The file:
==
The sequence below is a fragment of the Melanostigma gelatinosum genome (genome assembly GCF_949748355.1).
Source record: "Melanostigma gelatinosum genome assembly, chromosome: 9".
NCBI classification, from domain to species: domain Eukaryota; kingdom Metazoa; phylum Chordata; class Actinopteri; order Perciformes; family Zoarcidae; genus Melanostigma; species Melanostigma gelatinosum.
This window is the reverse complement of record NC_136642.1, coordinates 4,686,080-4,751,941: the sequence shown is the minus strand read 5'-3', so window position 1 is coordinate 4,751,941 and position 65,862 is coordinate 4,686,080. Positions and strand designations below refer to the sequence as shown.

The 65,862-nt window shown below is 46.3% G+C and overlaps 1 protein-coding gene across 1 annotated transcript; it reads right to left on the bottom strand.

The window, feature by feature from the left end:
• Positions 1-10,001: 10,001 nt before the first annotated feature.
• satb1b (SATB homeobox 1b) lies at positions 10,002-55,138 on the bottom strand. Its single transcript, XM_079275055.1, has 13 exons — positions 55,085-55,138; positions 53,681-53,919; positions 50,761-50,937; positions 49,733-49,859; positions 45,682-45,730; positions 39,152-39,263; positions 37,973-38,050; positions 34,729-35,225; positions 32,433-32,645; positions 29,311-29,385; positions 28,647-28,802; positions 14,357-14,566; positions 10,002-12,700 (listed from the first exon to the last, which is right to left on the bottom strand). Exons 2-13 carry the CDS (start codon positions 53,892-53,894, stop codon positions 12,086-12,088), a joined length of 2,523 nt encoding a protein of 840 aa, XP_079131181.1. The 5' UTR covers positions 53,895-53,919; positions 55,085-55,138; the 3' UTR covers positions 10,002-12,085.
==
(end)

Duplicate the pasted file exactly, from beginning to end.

The sequence below is a fragment of the Melanostigma gelatinosum genome (genome assembly GCF_949748355.1).
Source record: "Melanostigma gelatinosum genome assembly, chromosome: 9".
NCBI classification, from domain to species: domain Eukaryota; kingdom Metazoa; phylum Chordata; class Actinopteri; order Perciformes; family Zoarcidae; genus Melanostigma; species Melanostigma gelatinosum.
This window is the reverse complement of record NC_136642.1, coordinates 4,686,080-4,751,941: the sequence shown is the minus strand read 5'-3', so window position 1 is coordinate 4,751,941 and position 65,862 is coordinate 4,686,080. Positions and strand designations below refer to the sequence as shown.

The 65,862-nt window shown below is 46.3% G+C and overlaps 1 protein-coding gene across 1 annotated transcript; it reads right to left on the bottom strand.

The window, feature by feature from the left end:
• Positions 1-10,001: 10,001 nt before the first annotated feature.
• satb1b (SATB homeobox 1b) lies at positions 10,002-55,138 on the bottom strand. Its single transcript, XM_079275055.1, has 13 exons — positions 55,085-55,138; positions 53,681-53,919; positions 50,761-50,937; positions 49,733-49,859; positions 45,682-45,730; positions 39,152-39,263; positions 37,973-38,050; positions 34,729-35,225; positions 32,433-32,645; positions 29,311-29,385; positions 28,647-28,802; positions 14,357-14,566; positions 10,002-12,700 (listed from the first exon to the last, which is right to left on the bottom strand). Exons 2-13 carry the CDS (start codon positions 53,892-53,894, stop codon positions 12,086-12,088), a joined length of 2,523 nt encoding a protein of 840 aa, XP_079131181.1. The 5' UTR covers positions 53,895-53,919; positions 55,085-55,138; the 3' UTR covers positions 10,002-12,085.